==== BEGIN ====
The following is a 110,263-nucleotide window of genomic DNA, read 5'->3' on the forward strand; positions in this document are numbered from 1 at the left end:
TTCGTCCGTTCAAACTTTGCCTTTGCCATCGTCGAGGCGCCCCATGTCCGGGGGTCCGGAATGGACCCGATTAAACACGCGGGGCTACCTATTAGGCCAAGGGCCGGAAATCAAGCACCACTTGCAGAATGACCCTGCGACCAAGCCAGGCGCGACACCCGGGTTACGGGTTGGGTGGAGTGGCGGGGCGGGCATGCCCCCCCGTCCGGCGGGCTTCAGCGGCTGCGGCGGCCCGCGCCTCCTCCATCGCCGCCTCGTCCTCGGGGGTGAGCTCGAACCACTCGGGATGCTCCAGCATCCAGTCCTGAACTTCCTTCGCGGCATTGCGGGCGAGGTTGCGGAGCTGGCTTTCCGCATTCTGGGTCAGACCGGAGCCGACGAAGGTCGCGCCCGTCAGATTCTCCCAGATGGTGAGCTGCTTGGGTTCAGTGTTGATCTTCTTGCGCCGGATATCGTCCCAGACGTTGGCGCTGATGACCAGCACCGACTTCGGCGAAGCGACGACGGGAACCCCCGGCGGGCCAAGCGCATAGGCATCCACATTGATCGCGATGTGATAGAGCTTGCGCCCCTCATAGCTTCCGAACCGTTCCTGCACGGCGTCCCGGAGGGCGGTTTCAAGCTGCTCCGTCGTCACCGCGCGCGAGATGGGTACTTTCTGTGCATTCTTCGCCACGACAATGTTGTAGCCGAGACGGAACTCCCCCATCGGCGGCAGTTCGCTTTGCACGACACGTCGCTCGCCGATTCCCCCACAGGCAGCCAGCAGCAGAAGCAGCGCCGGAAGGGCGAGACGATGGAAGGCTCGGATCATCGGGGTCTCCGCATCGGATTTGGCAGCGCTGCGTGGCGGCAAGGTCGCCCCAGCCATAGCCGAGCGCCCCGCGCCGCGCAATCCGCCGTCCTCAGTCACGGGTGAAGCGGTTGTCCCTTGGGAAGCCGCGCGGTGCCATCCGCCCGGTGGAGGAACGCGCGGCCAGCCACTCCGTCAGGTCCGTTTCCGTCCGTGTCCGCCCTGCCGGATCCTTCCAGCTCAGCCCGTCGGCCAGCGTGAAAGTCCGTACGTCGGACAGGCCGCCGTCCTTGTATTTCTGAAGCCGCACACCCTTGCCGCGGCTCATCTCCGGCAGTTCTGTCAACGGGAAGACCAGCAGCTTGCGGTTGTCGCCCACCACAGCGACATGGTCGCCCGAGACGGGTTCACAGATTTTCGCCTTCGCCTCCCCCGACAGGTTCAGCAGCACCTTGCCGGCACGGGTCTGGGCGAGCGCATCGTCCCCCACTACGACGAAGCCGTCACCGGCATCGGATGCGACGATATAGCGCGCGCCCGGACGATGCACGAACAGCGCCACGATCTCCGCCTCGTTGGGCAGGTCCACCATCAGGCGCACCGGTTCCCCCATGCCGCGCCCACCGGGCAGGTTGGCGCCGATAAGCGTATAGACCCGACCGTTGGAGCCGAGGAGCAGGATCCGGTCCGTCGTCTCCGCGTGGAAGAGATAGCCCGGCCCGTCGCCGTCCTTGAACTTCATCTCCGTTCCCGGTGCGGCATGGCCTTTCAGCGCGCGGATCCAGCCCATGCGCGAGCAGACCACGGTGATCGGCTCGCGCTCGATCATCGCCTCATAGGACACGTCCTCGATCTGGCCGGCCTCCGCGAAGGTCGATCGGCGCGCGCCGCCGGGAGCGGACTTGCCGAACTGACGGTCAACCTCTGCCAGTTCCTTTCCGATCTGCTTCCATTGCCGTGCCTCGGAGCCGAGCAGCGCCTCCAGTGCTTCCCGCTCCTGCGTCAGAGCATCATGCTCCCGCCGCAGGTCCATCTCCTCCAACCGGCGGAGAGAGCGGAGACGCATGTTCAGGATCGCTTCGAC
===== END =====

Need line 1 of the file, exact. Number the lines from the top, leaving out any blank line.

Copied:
The following is a 110,263-nucleotide window of genomic DNA, read 5'->3' on the forward strand; positions in this document are numbered from 1 at the left end: